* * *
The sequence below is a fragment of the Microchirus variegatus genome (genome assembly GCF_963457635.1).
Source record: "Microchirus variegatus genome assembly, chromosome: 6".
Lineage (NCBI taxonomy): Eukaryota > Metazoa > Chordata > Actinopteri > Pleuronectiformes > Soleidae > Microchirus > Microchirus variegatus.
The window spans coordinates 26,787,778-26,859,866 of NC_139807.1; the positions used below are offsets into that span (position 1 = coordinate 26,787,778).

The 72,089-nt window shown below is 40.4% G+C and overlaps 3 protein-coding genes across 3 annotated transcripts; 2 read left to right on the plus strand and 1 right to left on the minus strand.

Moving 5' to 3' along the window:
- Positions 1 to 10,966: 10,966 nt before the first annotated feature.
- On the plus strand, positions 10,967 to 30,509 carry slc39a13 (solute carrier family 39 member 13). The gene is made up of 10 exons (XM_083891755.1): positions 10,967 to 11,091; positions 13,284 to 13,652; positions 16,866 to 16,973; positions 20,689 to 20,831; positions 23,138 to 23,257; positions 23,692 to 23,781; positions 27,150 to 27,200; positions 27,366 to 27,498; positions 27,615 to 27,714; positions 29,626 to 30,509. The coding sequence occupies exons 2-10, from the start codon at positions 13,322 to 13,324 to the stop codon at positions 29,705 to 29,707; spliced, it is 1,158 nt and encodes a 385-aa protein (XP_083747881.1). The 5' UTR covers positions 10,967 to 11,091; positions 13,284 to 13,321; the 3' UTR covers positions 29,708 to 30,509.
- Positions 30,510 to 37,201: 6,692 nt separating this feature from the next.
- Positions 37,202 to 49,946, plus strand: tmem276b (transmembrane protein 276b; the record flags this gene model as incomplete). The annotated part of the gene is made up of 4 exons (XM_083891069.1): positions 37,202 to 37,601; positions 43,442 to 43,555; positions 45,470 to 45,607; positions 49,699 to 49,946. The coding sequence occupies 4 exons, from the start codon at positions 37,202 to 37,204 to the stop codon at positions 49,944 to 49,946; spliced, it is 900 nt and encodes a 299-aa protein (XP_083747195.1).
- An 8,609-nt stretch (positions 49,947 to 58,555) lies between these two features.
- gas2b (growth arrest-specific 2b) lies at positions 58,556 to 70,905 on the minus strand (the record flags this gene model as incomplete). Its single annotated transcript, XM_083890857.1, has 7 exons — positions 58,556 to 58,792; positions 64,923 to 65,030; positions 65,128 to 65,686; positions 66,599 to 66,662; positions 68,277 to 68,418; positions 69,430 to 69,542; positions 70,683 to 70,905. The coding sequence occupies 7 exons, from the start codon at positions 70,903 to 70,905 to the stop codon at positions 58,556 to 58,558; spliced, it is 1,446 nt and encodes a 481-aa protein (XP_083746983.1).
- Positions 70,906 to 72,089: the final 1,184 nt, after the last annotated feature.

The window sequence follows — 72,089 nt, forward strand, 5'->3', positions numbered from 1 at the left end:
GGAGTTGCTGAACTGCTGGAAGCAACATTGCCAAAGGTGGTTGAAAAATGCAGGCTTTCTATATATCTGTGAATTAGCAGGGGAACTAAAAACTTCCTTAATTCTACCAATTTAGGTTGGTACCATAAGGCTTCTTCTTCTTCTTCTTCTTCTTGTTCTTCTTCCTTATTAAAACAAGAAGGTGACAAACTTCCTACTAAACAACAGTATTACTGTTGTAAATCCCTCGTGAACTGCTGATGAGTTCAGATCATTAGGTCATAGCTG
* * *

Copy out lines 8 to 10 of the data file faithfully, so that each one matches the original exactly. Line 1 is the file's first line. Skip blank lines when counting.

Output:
- On the plus strand, positions 10,967 to 30,509 carry slc39a13 (solute carrier family 39 member 13). The gene is made up of 10 exons (XM_083891755.1): positions 10,967 to 11,091; positions 13,284 to 13,652; positions 16,866 to 16,973; positions 20,689 to 20,831; positions 23,138 to 23,257; positions 23,692 to 23,781; positions 27,150 to 27,200; positions 27,366 to 27,498; positions 27,615 to 27,714; positions 29,626 to 30,509. The coding sequence occupies exons 2-10, from the start codon at positions 13,322 to 13,324 to the stop codon at positions 29,705 to 29,707; spliced, it is 1,158 nt and encodes a 385-aa protein (XP_083747881.1). The 5' UTR covers positions 10,967 to 11,091; positions 13,284 to 13,321; the 3' UTR covers positions 29,708 to 30,509.
- Positions 30,510 to 37,201: 6,692 nt separating this feature from the next.
- Positions 37,202 to 49,946, plus strand: tmem276b (transmembrane protein 276b; the record flags this gene model as incomplete). The annotated part of the gene is made up of 4 exons (XM_083891069.1): positions 37,202 to 37,601; positions 43,442 to 43,555; positions 45,470 to 45,607; positions 49,699 to 49,946. The coding sequence occupies 4 exons, from the start codon at positions 37,202 to 37,204 to the stop codon at positions 49,944 to 49,946; spliced, it is 900 nt and encodes a 299-aa protein (XP_083747195.1).